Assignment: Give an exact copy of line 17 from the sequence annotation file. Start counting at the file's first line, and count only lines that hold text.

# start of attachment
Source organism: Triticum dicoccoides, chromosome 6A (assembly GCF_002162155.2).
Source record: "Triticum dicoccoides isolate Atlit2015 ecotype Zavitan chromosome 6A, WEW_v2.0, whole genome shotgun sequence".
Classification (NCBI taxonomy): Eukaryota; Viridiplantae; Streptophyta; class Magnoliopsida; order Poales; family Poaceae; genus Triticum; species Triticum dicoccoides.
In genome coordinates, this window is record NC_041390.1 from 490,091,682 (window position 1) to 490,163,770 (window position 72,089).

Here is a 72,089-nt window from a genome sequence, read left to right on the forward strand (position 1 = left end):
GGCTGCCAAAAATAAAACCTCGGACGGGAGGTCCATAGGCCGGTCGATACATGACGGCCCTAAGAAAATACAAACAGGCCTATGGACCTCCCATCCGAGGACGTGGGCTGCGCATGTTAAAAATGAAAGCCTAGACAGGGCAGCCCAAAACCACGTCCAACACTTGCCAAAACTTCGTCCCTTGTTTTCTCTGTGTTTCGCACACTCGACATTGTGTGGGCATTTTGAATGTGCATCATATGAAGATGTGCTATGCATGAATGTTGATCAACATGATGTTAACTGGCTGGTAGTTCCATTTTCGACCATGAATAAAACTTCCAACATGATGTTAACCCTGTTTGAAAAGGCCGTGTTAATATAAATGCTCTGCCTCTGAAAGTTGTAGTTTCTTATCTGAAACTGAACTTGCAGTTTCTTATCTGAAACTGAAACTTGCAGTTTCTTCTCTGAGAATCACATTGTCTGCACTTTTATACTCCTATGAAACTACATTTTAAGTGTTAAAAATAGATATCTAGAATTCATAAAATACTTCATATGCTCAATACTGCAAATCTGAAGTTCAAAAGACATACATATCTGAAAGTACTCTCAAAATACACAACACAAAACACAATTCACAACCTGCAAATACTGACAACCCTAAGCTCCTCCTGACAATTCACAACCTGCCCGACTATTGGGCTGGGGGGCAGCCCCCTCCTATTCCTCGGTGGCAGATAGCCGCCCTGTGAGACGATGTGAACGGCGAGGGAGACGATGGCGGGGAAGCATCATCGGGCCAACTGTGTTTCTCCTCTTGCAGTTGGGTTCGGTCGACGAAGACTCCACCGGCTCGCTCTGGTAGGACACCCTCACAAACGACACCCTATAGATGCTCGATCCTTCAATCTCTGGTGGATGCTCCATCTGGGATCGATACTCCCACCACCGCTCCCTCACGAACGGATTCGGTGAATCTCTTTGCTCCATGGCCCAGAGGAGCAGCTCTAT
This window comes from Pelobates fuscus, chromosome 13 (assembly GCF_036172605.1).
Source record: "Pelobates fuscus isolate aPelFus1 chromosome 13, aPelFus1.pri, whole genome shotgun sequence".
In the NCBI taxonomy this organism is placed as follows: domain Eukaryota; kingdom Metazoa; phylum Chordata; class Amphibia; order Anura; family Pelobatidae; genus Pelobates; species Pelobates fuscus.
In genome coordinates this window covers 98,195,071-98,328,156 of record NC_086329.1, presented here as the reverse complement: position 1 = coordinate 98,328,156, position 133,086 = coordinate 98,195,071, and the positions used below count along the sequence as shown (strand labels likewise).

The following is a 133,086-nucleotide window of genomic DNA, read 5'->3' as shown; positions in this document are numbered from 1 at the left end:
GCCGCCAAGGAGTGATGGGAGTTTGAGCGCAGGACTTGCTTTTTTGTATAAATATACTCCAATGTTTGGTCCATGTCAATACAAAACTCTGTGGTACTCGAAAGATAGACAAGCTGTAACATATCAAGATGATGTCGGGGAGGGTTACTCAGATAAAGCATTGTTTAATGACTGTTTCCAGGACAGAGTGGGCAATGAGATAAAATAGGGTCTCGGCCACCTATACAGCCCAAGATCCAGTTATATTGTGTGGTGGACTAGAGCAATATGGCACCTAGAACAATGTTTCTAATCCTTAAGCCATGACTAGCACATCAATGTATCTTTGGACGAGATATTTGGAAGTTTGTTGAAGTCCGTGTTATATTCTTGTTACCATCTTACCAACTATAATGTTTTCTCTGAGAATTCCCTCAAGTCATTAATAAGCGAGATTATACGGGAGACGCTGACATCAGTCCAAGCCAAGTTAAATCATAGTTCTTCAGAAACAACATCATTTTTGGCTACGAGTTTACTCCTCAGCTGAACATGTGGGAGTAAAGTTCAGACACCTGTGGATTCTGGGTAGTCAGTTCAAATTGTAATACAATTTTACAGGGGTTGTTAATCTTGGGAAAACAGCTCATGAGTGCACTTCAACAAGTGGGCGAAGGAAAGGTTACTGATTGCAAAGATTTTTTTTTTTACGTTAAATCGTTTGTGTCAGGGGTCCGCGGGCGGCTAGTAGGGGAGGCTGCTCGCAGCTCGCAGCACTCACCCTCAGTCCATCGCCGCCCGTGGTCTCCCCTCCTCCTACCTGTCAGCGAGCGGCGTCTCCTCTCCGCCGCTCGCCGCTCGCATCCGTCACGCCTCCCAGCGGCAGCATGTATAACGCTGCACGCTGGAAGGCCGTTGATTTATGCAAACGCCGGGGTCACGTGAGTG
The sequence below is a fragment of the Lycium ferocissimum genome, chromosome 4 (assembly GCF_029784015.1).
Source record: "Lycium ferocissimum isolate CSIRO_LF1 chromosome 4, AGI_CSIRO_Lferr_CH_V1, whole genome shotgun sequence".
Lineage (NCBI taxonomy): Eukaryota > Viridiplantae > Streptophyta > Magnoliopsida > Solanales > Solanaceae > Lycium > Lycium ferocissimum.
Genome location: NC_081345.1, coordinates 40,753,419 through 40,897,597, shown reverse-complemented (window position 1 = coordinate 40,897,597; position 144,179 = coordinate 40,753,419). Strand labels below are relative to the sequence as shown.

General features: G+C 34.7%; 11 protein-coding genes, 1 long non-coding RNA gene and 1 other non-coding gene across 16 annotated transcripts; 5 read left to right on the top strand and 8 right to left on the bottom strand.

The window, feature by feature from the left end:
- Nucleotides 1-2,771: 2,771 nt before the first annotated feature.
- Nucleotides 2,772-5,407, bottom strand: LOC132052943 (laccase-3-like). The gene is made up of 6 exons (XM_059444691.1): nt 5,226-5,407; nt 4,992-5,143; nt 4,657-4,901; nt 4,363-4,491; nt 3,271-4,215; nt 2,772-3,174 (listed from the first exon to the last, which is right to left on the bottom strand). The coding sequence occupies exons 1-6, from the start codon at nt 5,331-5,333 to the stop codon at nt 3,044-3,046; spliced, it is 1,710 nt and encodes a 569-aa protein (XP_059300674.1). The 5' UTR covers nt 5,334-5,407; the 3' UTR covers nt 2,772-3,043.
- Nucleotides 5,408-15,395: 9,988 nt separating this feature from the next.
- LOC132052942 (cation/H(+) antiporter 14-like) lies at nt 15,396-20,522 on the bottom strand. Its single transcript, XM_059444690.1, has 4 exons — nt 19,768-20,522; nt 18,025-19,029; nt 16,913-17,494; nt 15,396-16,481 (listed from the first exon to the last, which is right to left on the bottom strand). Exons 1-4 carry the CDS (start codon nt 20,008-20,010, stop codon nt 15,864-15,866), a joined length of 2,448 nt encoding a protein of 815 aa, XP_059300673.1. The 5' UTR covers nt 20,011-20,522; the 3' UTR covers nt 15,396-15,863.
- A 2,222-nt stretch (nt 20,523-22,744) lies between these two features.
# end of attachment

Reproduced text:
General features: G+C 34.7%; 11 protein-coding genes, 1 long non-coding RNA gene and 1 other non-coding gene across 16 annotated transcripts; 5 read left to right on the top strand and 8 right to left on the bottom strand.